Mayor’s guest column: The ‘Other’ Edmonds

Mayor Dave Earling
Mayor Dave Earling

We so often think of Edmonds as the tranquil, scenic community with a gorgeous seaside-like setting. A small, quaint town with a rich history and great pride, all tucked away in “The Bowl”.

Not true! First of all, we are not a “small” town. We are a city of nearly 40,000 people. We are the third largest city in Snohomish County. We are becoming a city with growing diversity; many races, many religions, and many beliefs. As I door belled in my political campaign for mayor, I was stunned to find how dramatic the changes have become from the time I was on the City Council, oh so many years ago.

One of the most noticeable and dramatic changes has taken place on our two mile stretch of Highway 99 and its surrounding neighborhoods. The International District on the Highway demonstrates the growing ethnic diversity, and the diversity of businesses from the County line to 212th Southwest clearly shows us there is room and need for well, thought-out improvements and growth.

We all know about the planned growth of Swedish/Edmonds. The campus itself is growing with a new parking garage and the addition of 72,000 square feet of medical facility. These changes have and will bring more supportive health facilities, jobs and quality health services to the community.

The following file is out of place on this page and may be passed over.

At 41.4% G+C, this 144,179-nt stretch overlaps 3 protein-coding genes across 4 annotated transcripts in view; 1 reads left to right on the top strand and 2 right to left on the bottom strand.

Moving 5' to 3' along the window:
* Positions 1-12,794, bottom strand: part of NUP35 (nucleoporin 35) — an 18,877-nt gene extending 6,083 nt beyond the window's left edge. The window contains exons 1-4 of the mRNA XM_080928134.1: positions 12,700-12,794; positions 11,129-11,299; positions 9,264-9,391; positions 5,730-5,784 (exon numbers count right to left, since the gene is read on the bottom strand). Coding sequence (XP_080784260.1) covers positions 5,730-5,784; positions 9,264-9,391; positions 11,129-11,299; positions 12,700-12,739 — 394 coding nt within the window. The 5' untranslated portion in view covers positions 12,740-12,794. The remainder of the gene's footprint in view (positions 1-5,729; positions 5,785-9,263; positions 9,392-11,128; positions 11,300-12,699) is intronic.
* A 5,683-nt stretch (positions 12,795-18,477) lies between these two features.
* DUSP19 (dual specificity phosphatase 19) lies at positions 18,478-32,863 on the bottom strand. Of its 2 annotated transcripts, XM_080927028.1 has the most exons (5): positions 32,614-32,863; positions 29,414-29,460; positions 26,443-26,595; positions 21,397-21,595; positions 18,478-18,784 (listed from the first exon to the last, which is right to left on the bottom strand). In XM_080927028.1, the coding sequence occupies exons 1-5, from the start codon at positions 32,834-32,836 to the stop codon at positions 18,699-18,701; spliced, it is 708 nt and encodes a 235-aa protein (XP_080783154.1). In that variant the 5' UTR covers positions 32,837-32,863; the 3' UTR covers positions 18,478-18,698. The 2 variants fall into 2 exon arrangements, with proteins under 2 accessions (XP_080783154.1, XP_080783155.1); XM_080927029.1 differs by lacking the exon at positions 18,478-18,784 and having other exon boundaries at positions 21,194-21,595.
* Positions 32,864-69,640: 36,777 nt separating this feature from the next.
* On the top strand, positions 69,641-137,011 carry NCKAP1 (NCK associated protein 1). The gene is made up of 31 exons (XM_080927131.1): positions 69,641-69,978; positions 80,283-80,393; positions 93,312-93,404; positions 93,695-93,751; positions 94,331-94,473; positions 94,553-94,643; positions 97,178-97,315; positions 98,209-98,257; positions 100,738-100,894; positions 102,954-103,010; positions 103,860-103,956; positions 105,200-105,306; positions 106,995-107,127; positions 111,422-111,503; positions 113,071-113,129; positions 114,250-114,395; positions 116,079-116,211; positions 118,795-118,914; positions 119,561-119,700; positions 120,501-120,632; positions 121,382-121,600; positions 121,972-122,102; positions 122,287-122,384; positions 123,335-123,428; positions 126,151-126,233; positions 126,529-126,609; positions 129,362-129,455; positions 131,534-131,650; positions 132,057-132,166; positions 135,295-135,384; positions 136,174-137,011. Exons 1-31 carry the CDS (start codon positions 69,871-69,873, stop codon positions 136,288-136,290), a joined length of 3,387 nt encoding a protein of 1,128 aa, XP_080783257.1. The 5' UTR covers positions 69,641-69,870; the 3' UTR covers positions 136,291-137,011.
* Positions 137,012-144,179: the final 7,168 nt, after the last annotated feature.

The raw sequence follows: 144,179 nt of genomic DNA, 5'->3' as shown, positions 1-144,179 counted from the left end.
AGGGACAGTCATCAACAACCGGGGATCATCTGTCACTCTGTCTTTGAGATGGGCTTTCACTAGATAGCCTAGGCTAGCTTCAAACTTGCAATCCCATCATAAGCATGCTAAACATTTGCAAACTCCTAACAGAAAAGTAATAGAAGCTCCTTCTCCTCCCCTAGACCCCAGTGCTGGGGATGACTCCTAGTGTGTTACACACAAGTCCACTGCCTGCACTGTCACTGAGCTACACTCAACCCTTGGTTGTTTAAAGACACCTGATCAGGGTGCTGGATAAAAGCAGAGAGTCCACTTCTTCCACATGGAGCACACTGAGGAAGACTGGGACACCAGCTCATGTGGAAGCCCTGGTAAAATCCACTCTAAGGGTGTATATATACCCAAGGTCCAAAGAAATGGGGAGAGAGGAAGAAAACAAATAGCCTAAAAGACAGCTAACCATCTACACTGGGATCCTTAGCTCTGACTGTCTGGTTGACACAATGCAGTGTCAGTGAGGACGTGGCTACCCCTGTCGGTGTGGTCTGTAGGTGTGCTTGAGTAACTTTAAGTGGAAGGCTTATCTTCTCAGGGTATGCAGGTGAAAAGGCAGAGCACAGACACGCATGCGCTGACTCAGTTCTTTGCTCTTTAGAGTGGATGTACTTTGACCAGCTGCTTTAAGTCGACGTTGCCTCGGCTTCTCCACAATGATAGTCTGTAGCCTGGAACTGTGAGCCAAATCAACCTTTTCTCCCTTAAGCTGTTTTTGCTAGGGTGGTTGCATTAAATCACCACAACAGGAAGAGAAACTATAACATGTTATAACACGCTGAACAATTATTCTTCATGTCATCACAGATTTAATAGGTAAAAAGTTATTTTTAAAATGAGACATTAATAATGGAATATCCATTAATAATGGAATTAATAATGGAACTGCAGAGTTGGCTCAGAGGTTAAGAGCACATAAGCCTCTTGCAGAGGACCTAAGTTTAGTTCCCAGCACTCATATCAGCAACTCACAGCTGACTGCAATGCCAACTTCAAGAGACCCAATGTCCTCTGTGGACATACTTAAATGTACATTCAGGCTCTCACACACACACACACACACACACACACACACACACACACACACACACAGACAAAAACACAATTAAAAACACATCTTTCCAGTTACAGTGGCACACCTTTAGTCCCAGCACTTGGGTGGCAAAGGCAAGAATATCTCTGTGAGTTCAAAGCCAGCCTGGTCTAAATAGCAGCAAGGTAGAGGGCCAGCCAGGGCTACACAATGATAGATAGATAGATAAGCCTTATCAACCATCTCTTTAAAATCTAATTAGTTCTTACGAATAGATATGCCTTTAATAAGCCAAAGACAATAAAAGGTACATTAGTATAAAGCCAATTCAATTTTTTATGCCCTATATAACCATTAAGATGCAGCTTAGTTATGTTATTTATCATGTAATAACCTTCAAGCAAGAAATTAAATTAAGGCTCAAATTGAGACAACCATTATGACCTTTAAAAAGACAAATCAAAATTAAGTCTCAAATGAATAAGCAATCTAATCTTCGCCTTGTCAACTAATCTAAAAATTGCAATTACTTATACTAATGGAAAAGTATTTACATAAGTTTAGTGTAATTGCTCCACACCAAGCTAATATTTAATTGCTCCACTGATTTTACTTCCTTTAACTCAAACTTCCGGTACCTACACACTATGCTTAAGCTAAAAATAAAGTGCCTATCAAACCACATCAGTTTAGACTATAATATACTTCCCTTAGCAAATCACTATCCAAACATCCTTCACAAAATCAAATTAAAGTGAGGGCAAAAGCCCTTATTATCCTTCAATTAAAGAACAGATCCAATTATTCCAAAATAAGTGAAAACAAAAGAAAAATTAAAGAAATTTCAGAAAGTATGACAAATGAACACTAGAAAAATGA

The International District itself has attracted a sprawling market, fine restaurants and a diverse group of businesses to the area. We have first rate automobile dealerships on Highway 99, dealerships such as Volkswagen, Honda, Nissan, Toyota and Mazda providing great service and adding to our economy.

Not lost in all of this are our quality neighborhoods surrounding this business community. Just as in the Edmonds Bowl, where we have neighborhoods surrounding the business community, the same is true on Highway 99. As Councilmember Adrienne Fraley-Monillas reminds us, Highway 99 is not just a business community, it is a separate neighborhood made up of a rich mix of businesses and single- family homes, as well as apartments and condominiums. It is also a neighborhood of rich economic and ethnic diversity. A neighborhood we need to pay very close attention to.